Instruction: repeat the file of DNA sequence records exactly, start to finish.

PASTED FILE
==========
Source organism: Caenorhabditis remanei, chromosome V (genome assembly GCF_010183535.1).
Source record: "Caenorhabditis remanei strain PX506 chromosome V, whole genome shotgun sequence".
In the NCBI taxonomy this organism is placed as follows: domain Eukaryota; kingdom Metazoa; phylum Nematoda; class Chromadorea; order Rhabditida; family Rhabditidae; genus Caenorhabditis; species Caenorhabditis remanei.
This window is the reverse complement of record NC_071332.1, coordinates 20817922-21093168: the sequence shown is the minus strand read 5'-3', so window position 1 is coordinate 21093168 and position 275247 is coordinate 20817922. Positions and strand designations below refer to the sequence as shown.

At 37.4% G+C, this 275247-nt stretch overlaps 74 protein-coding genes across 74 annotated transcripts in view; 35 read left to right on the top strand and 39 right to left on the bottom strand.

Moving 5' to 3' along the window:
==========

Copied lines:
Source organism: Caenorhabditis remanei, chromosome V (genome assembly GCF_010183535.1).
Source record: "Caenorhabditis remanei strain PX506 chromosome V, whole genome shotgun sequence".
In the NCBI taxonomy this organism is placed as follows: domain Eukaryota; kingdom Metazoa; phylum Nematoda; class Chromadorea; order Rhabditida; family Rhabditidae; genus Caenorhabditis; species Caenorhabditis remanei.
This window is the reverse complement of record NC_071332.1, coordinates 20817922-21093168: the sequence shown is the minus strand read 5'-3', so window position 1 is coordinate 21093168 and position 275247 is coordinate 20817922. Positions and strand designations below refer to the sequence as shown.

At 37.4% G+C, this 275247-nt stretch overlaps 74 protein-coding genes across 74 annotated transcripts in view; 35 read left to right on the top strand and 39 right to left on the bottom strand.

Moving 5' to 3' along the window: